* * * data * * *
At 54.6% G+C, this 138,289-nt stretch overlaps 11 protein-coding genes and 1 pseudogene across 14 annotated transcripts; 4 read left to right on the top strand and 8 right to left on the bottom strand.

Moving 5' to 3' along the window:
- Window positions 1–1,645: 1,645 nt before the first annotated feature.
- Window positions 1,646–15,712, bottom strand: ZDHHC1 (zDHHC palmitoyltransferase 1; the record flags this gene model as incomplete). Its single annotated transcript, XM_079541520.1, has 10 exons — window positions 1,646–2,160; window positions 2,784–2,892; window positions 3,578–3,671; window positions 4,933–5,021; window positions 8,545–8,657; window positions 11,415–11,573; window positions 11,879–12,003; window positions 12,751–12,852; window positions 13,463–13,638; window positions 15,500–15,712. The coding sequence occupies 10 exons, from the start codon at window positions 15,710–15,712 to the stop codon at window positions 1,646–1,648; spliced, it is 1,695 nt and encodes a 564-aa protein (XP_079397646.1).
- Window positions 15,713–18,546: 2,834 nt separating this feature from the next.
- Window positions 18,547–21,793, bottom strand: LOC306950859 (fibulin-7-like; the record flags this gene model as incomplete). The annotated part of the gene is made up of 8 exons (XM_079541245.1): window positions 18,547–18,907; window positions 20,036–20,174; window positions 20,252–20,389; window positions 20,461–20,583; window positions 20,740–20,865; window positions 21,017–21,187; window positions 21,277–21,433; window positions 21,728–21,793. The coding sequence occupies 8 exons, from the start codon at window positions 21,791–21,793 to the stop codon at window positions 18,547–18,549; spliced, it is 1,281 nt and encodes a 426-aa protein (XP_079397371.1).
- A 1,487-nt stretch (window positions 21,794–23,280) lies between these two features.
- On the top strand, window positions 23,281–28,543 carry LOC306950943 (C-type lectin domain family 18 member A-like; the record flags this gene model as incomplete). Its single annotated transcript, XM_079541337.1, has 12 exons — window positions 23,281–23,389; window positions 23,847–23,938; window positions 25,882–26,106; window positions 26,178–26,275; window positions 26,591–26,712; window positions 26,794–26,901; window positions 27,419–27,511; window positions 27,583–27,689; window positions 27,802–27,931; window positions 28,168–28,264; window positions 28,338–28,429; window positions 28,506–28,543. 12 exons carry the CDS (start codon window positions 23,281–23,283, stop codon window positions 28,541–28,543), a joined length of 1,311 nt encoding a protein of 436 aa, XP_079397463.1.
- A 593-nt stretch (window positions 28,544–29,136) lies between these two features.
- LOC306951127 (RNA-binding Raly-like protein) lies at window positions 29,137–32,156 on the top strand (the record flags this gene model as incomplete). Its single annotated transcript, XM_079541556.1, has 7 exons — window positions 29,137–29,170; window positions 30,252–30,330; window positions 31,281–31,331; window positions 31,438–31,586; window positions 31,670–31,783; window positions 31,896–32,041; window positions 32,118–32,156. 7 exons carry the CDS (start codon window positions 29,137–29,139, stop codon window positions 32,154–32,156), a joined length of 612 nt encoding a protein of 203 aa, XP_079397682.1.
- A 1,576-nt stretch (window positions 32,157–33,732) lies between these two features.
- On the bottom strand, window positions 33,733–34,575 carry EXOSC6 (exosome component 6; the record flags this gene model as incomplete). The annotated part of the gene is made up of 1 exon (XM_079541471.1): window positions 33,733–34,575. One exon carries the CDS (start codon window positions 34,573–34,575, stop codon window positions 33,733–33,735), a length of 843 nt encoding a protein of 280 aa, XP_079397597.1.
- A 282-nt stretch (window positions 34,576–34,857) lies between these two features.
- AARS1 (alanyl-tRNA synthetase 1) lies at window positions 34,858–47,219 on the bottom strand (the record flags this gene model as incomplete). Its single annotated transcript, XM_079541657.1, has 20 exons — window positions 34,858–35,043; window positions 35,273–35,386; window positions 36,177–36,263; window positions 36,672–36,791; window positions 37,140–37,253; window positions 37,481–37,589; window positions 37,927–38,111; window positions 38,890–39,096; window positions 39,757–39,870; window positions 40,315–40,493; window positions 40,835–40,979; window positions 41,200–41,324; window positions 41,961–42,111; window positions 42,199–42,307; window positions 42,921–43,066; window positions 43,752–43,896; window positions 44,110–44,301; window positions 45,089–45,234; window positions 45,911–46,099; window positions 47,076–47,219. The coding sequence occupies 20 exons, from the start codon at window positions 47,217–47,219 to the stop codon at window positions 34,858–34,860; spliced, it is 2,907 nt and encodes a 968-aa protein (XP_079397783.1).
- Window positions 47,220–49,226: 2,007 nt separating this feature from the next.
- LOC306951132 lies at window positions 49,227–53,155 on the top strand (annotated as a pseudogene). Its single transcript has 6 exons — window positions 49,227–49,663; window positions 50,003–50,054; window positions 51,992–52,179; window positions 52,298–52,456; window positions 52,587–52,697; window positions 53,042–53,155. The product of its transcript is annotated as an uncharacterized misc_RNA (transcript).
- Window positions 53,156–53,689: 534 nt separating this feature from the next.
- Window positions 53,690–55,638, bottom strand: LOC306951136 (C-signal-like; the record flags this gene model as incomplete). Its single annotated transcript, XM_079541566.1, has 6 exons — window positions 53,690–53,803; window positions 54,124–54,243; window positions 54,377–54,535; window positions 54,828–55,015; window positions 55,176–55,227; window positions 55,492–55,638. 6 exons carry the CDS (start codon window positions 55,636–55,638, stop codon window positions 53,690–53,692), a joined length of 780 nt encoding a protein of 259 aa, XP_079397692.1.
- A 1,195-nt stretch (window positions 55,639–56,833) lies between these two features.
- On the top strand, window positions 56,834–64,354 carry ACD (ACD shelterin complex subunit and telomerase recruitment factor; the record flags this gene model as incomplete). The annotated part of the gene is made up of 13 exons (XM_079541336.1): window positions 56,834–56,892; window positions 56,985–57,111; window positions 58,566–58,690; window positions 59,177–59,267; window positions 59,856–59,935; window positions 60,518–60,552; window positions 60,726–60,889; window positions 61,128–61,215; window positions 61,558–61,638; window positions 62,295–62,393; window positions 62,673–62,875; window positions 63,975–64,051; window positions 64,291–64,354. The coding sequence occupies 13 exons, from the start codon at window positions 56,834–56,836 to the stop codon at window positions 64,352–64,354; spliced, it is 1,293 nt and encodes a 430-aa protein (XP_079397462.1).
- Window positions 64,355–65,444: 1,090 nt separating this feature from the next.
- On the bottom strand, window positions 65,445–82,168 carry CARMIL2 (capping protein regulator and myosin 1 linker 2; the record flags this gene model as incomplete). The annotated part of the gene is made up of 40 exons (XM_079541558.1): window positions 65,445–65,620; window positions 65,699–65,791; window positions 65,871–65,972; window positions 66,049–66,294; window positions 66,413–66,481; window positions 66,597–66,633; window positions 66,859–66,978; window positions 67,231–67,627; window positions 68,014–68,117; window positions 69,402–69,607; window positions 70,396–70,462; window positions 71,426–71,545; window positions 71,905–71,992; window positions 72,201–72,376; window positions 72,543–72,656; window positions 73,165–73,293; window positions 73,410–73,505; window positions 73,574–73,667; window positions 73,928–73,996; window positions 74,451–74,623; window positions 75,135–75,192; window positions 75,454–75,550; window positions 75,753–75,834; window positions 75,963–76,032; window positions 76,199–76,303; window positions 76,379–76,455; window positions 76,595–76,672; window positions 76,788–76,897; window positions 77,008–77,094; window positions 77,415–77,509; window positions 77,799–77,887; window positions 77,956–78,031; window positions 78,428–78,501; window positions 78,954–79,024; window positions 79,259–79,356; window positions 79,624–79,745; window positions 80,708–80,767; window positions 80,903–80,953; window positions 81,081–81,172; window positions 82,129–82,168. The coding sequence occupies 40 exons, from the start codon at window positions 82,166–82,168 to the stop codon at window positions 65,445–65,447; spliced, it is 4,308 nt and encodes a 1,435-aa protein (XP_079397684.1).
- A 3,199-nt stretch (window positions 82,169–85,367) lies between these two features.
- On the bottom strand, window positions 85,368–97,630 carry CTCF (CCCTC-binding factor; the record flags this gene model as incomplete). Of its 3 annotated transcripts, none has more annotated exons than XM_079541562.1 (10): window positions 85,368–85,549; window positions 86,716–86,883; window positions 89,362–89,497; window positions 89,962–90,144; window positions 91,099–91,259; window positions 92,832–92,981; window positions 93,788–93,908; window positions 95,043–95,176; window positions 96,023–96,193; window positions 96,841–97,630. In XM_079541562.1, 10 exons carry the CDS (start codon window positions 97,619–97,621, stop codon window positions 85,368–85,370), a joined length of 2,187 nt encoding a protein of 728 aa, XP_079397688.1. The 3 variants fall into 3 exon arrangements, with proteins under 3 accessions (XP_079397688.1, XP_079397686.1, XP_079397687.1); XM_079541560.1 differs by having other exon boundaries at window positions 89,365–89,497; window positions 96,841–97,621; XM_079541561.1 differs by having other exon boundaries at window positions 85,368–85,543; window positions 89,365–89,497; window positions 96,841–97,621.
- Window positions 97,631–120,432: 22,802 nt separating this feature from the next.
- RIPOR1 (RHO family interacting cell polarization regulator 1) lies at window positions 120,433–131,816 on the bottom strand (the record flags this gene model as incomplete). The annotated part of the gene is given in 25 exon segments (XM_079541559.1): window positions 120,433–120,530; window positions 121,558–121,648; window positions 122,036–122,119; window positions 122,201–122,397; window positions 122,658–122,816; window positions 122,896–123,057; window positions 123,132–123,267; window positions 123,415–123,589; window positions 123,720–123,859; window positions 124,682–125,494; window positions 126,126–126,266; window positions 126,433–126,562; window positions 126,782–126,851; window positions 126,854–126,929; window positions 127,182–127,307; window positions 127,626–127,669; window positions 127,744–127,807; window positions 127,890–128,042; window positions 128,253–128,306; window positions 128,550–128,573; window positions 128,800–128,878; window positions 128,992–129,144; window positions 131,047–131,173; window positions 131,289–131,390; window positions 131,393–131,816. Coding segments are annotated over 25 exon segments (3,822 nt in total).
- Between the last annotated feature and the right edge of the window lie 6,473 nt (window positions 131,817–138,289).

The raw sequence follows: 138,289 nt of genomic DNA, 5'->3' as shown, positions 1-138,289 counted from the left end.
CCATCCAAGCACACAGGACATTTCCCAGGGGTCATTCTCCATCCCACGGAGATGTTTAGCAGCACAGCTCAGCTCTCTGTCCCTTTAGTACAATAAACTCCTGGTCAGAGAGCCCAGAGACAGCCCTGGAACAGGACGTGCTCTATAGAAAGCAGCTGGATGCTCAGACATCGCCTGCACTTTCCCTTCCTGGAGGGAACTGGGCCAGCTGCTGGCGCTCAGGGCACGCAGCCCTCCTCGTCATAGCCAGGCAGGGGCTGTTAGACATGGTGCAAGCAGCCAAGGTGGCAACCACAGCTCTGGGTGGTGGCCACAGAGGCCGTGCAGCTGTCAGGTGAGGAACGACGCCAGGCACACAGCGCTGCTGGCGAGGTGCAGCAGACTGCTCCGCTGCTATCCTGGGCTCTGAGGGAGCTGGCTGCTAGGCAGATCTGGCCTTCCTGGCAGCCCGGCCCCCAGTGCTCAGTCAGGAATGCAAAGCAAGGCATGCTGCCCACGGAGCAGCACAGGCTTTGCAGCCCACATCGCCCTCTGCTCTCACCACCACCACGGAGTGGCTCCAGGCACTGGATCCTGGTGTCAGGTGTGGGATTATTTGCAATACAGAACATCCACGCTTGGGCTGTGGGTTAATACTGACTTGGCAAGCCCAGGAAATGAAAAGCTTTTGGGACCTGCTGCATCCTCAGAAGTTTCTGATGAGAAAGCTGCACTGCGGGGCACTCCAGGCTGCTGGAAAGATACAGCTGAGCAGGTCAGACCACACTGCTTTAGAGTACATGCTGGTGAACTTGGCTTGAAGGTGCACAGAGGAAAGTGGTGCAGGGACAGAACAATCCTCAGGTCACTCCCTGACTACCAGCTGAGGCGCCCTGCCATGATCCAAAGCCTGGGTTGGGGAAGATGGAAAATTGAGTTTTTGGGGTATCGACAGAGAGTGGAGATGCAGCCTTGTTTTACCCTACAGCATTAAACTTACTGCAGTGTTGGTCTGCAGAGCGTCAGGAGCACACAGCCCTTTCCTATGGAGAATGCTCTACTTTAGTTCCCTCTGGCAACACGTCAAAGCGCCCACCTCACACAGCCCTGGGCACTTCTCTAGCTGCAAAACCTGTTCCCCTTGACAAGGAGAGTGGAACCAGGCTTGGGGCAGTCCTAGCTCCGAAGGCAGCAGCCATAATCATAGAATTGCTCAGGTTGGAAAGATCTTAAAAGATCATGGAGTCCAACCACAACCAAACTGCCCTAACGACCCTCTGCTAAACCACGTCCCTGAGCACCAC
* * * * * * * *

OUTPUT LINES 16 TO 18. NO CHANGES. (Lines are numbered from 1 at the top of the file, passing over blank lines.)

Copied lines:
- LOC306951132 lies at window positions 49,227–53,155 on the top strand (annotated as a pseudogene). Its single transcript has 6 exons — window positions 49,227–49,663; window positions 50,003–50,054; window positions 51,992–52,179; window positions 52,298–52,456; window positions 52,587–52,697; window positions 53,042–53,155. The product of its transcript is annotated as an uncharacterized misc_RNA (transcript).
- Window positions 53,156–53,689: 534 nt separating this feature from the next.
- Window positions 53,690–55,638, bottom strand: LOC306951136 (C-signal-like; the record flags this gene model as incomplete). Its single annotated transcript, XM_079541566.1, has 6 exons — window positions 53,690–53,803; window positions 54,124–54,243; window positions 54,377–54,535; window positions 54,828–55,015; window positions 55,176–55,227; window positions 55,492–55,638. 6 exons carry the CDS (start codon window positions 55,636–55,638, stop codon window positions 53,690–53,692), a joined length of 780 nt encoding a protein of 259 aa, XP_079397692.1.